It is widely known that patients suffering from type 2 diabetes are at higher risks of obesity, metabolic syndrome, renal injury and kidney disease. Physical activity can reduce these risks by preventing complications, but the extent of this link is unknown.
A recent study, published in the American Journal of Physiology, has found a strong association between lifestyle interventions like physical activity and prevention of chronic kidney diseases or impaired mineral metabolism.
Researchers used 40 male Zucker rats that were randomly allocated into four experimental groups, two of them (an obese and a lean one) performed an aerobic interval training protocol, and the other two groups were sedentary.
After eight weeks, urine, plasma and femur were collected from these rats and their kidneys were processed for histological studies.
As reported in Times Now, the researchers found an improvement in blood vessel health and overall kidney function in obese rats, who had a hardening or scarring of the renal arteries, increased protein in the urine, and fat deposits within the filtering structures of the kidneys.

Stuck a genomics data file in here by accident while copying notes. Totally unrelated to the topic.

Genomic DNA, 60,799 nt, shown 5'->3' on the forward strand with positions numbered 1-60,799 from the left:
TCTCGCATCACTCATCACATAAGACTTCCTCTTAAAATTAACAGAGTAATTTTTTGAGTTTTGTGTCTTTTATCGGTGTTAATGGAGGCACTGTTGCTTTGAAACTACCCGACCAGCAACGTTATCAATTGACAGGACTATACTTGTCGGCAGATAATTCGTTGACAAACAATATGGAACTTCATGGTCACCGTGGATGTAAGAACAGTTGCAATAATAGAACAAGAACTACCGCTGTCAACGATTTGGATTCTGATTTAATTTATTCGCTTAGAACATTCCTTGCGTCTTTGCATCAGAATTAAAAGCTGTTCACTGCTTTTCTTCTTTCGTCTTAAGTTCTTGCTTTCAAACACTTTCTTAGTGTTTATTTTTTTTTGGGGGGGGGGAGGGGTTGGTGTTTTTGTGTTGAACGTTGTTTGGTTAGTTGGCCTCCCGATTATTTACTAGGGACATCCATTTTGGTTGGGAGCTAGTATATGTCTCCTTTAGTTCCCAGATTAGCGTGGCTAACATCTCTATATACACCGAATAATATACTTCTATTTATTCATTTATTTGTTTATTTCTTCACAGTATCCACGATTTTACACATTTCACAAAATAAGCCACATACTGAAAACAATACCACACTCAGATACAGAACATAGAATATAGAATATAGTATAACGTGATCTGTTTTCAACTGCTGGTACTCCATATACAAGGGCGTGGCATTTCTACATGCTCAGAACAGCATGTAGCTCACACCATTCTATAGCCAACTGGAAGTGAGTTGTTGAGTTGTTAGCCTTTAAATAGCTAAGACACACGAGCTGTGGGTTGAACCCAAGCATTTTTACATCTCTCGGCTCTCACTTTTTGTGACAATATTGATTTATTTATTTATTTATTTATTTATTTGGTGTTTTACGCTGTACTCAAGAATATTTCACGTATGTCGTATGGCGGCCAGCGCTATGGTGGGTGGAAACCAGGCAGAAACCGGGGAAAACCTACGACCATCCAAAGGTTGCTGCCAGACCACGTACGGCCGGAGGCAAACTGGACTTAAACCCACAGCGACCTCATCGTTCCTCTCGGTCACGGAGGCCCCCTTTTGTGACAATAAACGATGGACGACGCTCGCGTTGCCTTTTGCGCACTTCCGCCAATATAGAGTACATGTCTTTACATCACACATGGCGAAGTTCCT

In a comparison between the obese rats in the exercise group and those in the sedentary group, the former showed a reduction in the above mentioned factors, indicating positive progress in kidney function in obesity, and changes in bone composition. They also had higher levels of calcium and copper, but lower concentrations of iron.
Therefore, the researchers concluded that the specific training protocol used in this study was able to prevent the development of diabetic nephropathy, and affected the metabolism of certain minerals.
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